The ritualistic slaughter of a college professor right under the nose of CIA agent Jack Dunphy has damned the disgraced operative to a living hell of paper-pushing obscurity. But Dunphy’s not ready to surrender his career until he uncovers the truth behind his demotion — embarking on a covert investigation that’s leading him into a world he never dreamed existed. And following a twisted trail of lies, Jack’s about to become ensnared in a monstrous international web spun by a secret society as old as civilization.
Escape is impossible — because the players are too powerful, the consequences are too deadly . . . and what’s at stake is no less than the destiny of the human race.
I have tried to read this book on several occasions and finally slugged my way through it. It wants to be on the same level as a Steve Berry or a James Rollins, but it never makes it. There are secret things going on but it takes too long to resolve itself. And, if you’ve read The Da Vinci Code by Dan Brown, you already have an idea where this is going. Part of the plot that it takes forever to get to is the idea that Jesus was married and had a child. I won’t spoil all the plot, but the Merovingians are involved and the end is unsatisfying. It is hard to follow in that it tries to keep the reader guessing along with the main character through limited third person (we only get the main character’s perspective) point of view. This is not a great way to unfold a story as complex as the author tries to make it. When I read a thriller, I need clues along the way and I really need to know the perspective of at least some of the other characters.
Speaking of characters, the main character of Jack Dunphy is not as smart as I thought CIA agents would be. Most of the book is him trying to run from the CIA, which I’m not sure if it’s just the author showing off what he may know about how the CIA does things or maybe it’s filler. Either way, Dunphy is not really likable in any part of the book, is a bit of a dumbass, and is maddeningly, overly, ordinary. His love interest, Clementine, who ends up going on the run with him, which is in itself a little unbelievable since it doesn’t seem that they were that close from the beginning, is rather bland and is neither a dynamic nor a developed character. She seems convenient as the female influence that the main character needs on occasion, but is mostly a throw-away character. There is little worthy characterization which helps the reader not care about the plot or the story in itself.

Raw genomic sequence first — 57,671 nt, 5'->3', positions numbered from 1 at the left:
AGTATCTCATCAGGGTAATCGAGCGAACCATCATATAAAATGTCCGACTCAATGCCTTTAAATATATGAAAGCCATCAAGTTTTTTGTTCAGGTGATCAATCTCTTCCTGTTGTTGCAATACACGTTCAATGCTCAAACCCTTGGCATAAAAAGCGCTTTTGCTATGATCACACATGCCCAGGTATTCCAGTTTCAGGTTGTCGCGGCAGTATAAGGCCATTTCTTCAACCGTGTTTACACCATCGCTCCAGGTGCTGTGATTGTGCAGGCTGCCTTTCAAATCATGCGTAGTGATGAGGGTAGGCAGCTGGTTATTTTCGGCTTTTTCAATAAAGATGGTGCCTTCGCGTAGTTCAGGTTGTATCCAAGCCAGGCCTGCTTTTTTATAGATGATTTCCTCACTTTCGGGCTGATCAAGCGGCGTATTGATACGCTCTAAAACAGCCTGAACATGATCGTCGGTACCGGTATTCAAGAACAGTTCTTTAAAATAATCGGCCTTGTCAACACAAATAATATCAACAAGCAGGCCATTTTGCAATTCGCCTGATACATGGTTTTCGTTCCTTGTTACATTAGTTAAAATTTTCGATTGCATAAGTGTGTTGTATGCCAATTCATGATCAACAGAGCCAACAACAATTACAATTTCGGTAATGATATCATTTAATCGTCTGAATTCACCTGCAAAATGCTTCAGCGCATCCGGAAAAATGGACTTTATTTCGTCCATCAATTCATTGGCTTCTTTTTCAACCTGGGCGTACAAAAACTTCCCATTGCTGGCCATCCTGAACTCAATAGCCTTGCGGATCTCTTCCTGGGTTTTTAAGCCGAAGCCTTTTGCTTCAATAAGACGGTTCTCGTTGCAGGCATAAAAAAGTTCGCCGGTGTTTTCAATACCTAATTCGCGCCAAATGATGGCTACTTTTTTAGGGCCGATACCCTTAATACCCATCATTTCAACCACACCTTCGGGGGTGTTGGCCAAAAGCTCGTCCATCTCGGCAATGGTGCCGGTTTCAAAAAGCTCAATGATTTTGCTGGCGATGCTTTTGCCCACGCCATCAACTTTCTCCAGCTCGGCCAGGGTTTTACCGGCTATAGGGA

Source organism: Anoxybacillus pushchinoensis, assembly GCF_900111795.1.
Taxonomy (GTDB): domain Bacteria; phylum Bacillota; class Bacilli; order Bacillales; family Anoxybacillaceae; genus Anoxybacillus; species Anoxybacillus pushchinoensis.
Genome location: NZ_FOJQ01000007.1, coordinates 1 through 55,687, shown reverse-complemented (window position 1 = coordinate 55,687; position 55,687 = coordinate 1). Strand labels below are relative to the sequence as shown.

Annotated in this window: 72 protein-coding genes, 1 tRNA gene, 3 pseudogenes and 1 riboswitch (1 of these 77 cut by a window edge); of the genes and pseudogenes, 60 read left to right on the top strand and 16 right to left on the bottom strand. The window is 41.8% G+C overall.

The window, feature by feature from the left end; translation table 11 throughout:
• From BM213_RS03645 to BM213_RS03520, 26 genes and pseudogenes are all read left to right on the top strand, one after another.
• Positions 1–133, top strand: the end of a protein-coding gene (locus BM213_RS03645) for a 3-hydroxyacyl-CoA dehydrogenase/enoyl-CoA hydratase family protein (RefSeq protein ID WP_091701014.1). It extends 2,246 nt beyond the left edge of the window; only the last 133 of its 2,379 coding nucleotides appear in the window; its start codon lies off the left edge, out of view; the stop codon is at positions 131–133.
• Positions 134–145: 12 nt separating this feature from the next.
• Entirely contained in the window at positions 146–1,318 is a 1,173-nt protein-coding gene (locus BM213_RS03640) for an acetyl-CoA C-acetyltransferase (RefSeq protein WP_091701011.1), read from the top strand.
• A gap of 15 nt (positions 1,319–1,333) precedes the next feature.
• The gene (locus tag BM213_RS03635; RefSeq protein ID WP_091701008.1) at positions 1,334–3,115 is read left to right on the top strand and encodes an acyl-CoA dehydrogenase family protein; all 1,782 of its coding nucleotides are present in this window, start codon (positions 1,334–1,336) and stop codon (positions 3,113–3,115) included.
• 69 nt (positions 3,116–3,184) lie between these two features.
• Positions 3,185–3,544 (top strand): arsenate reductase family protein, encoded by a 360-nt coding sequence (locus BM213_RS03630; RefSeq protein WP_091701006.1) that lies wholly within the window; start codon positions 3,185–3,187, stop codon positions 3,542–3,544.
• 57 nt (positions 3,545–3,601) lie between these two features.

The book never got going until the last quarter when Dunphy is attacked at the Blemont hotel in Paris. It is a torture scene, but it is the first time when Dunphy seems to have any type of personality and the action is enough to keep my interest.
The only redeeming quality of this book, really, is that I had to look up a few things which is always nice. I was introduced to the Merovignians and through that, a connection to the Matrix as well as The Da Vinci Code.
My rating for this would be 2 out of 5 stars. Not really worth it, especially if you are a Steve Berry, Dan Brown, or James Rollins fan. It falls too short of being a thriller.
By Dan Brown 1998, St. Martin’s Press
Plot summary from Amazon:
“When the NSA’s invincible code-breaking machine encounters a mysterious code it cannot break, the agency calls its head cryptographer, Susan Fletcher, a brilliant, beautiful mathematician. What she uncovers sends shock waves through the corridors of power. The NSA is being held hostage–not by guns or bombs — but by a code so complex that if released would cripple U.S. intelligence. Caught in an accelerating tempest of secrecy and lies, Fletcher battles to save the agency she believes in. Betrayed on all sides, she finds herself fighting not only for her country but for her life, and in the end, for the life of the man she loves.“
This is Dan Brown’s first stand-alone novel (first novel published) and I read it long after the Da Vinci Code, although this is my second reading of Digital Fortress. I do like this novel, almost more than I like Da Vinci Code. I think it is well researched, has great characterization, and somewhat believable dialogue.
I like that the main character is a strong female. She does have her moments where I cringe and say, “Seriously?” but for the most part she is smart and clever. The other characters are well developed and some very likable.
It an intriguing story and in this day and age of computer viruses and hacking (having trouble with Zoom anyone?) it is still relevant even though it is over 20 years old. The idea of the NSA being hijacked should be an underlying fear at all times for governments around the world.
The action is good. There is a lot of suspense; will they learn how to shut the computer down? Will the world survive?
It is a good thriller, and, again, I think it is a better read than any of the books in Brown’s Langdon series.